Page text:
Botanical conservatories take on urgent new role
Speed of climate change makes glasshouses bulwarks in the battle to preserve biodiversity.
Conservatories, once the glass-walled playgrounds of wealthy plant collectors, now serve a more urgent function. The changing global climate has spotlighted the role these specialized greenhouses play in preserving plant diversity.Skip to next paragraph
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Like zoos for endangered animals, climate-controlled conservatories may well be the only places some plants can survive, allowing scientists to educate the public, including gardeners, about the environmental threats to many species.
Glasshouses, as they are also known, are often the first stop on visitors' tours of public botanic gardens. These structures hint at the research going on behind the scenes, such as the development of seed banks and collections of endangered plants. Conservatories also cost a good deal to operate, and so they stand at the forefront of efforts to use fuel more efficiently.
Kayri Havens, director of plant science and conservation at the Chicago Botanic Garden, says that scientists began viewing species conservation as a primary function of conservatories only about 50 years ago, when they recognized that such threats as habitat destruction, pollution, even overcollecting were endangering plants around the world.
Dr. Havens is among the scientists at botanical gardens who call climate change "an imminent threat to biodiversity." A decade ago, she says, botanists didn't see it as an urgent problem. Today, "Most of my colleagues and I think that we need to complete a concerted seed-bank effort within a decade – two, at most – to capture species while there still is genetic diversity," she says.
The urgency arises from the varying rates at which plant species reproduce, which determines how quickly they can adapt. "We're particularly worried about species such as trees, which take a long time to reproduce," Havens says.
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"The prevailing wisdom is that it's better to conserve seeds, when possible, than living plants in a glasshouse," says Havens, because living plants can become genetically impoverished due to inbreeding, succumb to disease, or fail to grow in a greenhouse. "In order to build a conservation collection" – as opposed to a display collection – "it's necessary to have big numbers to capture genetic diversity. A couple of oaks from Russia doesn't make for a conservation collection, but 1,500-plus seeds in a bank does."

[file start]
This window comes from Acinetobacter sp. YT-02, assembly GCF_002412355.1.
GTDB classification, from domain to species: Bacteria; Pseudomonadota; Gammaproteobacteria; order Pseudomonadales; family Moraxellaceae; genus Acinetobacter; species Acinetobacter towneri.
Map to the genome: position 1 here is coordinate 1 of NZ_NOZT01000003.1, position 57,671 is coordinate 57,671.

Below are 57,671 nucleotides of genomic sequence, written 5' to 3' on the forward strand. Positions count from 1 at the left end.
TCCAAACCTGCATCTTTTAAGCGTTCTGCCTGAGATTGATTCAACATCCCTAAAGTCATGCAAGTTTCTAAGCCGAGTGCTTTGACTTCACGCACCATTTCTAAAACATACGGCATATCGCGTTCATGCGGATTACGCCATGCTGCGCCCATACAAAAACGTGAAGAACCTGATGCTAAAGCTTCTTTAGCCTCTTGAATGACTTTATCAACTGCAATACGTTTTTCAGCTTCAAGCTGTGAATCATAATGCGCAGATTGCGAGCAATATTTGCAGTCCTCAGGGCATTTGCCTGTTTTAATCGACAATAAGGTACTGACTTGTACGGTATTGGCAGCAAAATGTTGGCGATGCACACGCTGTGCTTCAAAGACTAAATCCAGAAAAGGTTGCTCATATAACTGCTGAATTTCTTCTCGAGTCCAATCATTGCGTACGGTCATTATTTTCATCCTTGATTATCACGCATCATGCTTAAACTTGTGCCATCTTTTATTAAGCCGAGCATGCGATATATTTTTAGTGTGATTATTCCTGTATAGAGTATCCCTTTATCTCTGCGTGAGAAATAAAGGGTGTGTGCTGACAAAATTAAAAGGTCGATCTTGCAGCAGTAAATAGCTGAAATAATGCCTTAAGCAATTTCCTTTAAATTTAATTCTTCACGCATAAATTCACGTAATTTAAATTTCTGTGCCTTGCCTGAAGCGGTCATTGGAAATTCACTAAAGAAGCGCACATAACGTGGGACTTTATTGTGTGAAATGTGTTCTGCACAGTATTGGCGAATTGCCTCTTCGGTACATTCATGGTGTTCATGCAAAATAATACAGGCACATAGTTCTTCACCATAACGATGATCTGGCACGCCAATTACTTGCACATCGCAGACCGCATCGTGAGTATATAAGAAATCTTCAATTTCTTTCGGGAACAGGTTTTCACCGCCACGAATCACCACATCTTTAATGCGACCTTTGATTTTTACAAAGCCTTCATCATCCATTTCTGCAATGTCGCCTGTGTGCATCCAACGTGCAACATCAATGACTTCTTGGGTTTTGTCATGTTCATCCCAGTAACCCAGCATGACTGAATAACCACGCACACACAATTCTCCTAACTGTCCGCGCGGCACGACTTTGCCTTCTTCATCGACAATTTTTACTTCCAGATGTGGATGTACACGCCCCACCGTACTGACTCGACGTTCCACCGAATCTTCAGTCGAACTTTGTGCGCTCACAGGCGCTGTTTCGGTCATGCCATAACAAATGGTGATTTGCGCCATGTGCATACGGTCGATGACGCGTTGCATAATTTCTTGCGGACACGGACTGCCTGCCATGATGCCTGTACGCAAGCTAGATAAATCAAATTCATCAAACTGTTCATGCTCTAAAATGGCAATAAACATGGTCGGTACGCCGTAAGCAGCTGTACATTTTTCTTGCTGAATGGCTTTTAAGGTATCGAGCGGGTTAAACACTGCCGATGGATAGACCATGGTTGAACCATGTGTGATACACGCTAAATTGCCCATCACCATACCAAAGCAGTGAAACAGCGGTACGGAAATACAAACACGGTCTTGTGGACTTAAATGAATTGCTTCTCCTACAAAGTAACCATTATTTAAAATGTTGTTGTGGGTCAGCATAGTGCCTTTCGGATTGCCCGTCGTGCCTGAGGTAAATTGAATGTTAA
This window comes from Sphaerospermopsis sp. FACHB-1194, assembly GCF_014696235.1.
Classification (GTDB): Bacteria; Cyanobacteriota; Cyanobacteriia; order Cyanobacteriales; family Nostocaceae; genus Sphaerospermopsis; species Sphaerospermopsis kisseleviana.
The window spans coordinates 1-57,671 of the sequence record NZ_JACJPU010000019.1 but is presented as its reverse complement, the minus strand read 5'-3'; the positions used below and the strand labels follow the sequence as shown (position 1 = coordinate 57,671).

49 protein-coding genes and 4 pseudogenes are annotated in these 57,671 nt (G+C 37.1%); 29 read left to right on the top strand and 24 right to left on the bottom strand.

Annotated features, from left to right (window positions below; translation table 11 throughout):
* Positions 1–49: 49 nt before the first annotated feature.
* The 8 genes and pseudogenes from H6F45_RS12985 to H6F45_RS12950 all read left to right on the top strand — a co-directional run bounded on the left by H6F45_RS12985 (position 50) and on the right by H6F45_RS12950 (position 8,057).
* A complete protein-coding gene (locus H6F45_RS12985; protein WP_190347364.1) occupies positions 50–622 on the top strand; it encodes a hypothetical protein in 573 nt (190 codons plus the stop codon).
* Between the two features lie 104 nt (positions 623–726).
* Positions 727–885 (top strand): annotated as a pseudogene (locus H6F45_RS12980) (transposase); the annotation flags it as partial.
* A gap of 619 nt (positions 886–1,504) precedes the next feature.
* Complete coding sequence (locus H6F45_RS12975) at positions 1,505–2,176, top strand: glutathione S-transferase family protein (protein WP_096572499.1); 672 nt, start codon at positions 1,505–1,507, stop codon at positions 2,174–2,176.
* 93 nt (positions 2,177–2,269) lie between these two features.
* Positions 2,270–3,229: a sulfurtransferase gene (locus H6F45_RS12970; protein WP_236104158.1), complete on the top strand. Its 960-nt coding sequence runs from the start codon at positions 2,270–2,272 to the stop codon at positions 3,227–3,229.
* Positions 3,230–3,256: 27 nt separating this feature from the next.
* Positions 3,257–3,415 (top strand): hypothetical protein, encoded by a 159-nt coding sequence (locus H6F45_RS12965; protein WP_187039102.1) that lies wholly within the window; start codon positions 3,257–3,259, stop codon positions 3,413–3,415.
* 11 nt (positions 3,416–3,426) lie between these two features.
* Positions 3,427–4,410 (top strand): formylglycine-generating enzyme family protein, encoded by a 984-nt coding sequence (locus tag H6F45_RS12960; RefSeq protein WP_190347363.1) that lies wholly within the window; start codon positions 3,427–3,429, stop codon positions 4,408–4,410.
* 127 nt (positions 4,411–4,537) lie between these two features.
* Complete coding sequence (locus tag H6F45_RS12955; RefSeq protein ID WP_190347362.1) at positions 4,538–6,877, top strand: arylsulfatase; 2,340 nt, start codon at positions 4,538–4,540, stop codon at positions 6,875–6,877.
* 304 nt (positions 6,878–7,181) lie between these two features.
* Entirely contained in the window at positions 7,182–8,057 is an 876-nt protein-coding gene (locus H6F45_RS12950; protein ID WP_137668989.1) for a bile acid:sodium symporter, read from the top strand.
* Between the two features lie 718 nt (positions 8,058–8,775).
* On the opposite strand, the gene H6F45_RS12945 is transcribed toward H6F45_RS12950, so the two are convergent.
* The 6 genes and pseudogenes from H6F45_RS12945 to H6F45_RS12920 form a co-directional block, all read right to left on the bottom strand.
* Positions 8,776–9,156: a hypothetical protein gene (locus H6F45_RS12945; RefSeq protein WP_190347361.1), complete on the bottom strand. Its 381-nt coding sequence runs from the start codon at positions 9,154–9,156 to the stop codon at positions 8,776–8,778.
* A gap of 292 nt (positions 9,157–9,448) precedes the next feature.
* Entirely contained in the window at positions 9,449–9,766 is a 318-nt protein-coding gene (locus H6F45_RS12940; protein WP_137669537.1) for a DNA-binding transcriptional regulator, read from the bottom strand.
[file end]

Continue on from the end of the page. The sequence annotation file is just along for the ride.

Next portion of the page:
As the US coordinator for native seed banking, Havens heads a team that will contribute 30 million seeds, including 1,500 kinds of endangered native tall-grass prairie seeds, to the international Millennium Seed Bank Project and to a similar national project, Seeds of Success. She notes that dried, frozen seeds in airtight envelopes can stay viable for 200 years.
How gardeners adjust to a changing climate
“Climatologists tell us that climate change is not as simple as just getting warmer weather,” says Todd Forrest, vice president for horticulture and living collections at the New York Botanical Garden. “They predict that it will become warmer year-round, significantly so in winter, but there will also be great variety in precipitation, increased drought, and more frequent extreme precipitation events. This means we have to take a broad approach to keeping gardens healthy.”
While it is relatively easy to avoid pesticides, gardeners may have a harder time figuring out how to reduce gardening practices that contribute to climate change – and perhaps more worrisome, how climate change is affecting their gardens. Mr. Forrest, who has launched an educational program called Gardening in a Changing Climate, offers guidance in the face of climbing temperatures and “weather weirding” – sudden, often violent, shifts in temperature, wind, and precipitation.
Much of what horticulturists at the New York Botanical Garden have learned from these ventures runs true to the good-gardening practices that have been evolving since the first Earth Day in 1970: “We teach people how to use fuels more efficiently, to choose plants adapted to the local climate, that are drought-tolerant, that aren’t prone to insects and diseases,” he says. “It’s also important to design gardens that take advantage of the natural topography, instead of fighting it.” Rain gardens, for instance, can store water collected on site for use in a later drought.
Unpredictable snowfall, combined with sudden drops in temperature, can mean uncovered plants damaged from freezing, sunburn, and windburn more often than in the past. “We may need to bundle up more of our shrubs in burlap,” he says, to make up for the lack of insulating blankets of snow.
At the New York Botanical Garden, Forrest says, “We are removing pavement where we can and looking at permeable pavements and the overall impact of what we do. It’s not just about temperature, but about the whole landscape.”
Forrest’s most comforting guidance relates to “gardening as a spiritual act” during a confusing and distressing age: “Gardening keeps people in touch with nature. Some say we’ve always been learning to adapt to changing weather, and we can teach others to do the same thing. Good gardening practices are good for the environment. At first blush, everything we do – whether drive or use electric lights – is part of the problem. But gardens are part of the solution. So we should garden wisely by being as efficient as we can, but we should never feel bad about gardening.”
For more information, visit www.nybg.org.